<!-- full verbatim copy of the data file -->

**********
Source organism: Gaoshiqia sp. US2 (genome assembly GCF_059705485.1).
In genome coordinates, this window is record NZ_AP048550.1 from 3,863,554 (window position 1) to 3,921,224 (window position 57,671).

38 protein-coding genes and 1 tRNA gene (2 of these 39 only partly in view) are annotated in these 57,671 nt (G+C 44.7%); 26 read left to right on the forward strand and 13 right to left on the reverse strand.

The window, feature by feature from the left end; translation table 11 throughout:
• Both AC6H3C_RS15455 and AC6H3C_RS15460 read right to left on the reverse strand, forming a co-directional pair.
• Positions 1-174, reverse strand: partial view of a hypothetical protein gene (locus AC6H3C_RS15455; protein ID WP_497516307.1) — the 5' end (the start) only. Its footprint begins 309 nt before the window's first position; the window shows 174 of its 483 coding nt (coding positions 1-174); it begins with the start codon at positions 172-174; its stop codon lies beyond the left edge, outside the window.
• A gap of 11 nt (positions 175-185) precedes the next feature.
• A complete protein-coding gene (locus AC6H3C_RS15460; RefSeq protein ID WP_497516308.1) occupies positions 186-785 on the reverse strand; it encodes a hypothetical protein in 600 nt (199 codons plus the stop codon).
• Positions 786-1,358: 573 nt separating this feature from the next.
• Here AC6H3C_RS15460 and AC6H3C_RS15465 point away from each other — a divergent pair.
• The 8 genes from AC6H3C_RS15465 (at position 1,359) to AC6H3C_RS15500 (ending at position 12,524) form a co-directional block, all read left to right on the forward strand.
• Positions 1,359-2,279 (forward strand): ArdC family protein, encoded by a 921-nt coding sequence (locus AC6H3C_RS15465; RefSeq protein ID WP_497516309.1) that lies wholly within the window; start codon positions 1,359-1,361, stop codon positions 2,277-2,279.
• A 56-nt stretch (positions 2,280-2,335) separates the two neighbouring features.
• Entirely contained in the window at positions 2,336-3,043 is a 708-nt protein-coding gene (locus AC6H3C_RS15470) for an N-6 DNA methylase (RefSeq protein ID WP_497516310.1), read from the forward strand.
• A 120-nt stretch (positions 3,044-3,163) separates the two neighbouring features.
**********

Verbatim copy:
Source organism: Gaoshiqia sp. US2 (genome assembly GCF_059705485.1).
In genome coordinates, this window is record NZ_AP048550.1 from 3,863,554 (window position 1) to 3,921,224 (window position 57,671).

38 protein-coding genes and 1 tRNA gene (2 of these 39 only partly in view) are annotated in these 57,671 nt (G+C 44.7%); 26 read left to right on the forward strand and 13 right to left on the reverse strand.

The window, feature by feature from the left end; translation table 11 throughout:
• Both AC6H3C_RS15455 and AC6H3C_RS15460 read right to left on the reverse strand, forming a co-directional pair.
• Positions 1-174, reverse strand: partial view of a hypothetical protein gene (locus AC6H3C_RS15455; protein ID WP_497516307.1) — the 5' end (the start) only. Its footprint begins 309 nt before the window's first position; the window shows 174 of its 483 coding nt (coding positions 1-174); it begins with the start codon at positions 172-174; its stop codon lies beyond the left edge, outside the window.
• A gap of 11 nt (positions 175-185) precedes the next feature.
• A complete protein-coding gene (locus AC6H3C_RS15460; RefSeq protein ID WP_497516308.1) occupies positions 186-785 on the reverse strand; it encodes a hypothetical protein in 600 nt (199 codons plus the stop codon).
• Positions 786-1,358: 573 nt separating this feature from the next.
• Here AC6H3C_RS15460 and AC6H3C_RS15465 point away from each other — a divergent pair.
• The 8 genes from AC6H3C_RS15465 (at position 1,359) to AC6H3C_RS15500 (ending at position 12,524) form a co-directional block, all read left to right on the forward strand.
• Positions 1,359-2,279 (forward strand): ArdC family protein, encoded by a 921-nt coding sequence (locus AC6H3C_RS15465; RefSeq protein ID WP_497516309.1) that lies wholly within the window; start codon positions 1,359-1,361, stop codon positions 2,277-2,279.
• A 56-nt stretch (positions 2,280-2,335) separates the two neighbouring features.
• Entirely contained in the window at positions 2,336-3,043 is a 708-nt protein-coding gene (locus AC6H3C_RS15470) for an N-6 DNA methylase (RefSeq protein ID WP_497516310.1), read from the forward strand.
• A 120-nt stretch (positions 3,044-3,163) separates the two neighbouring features.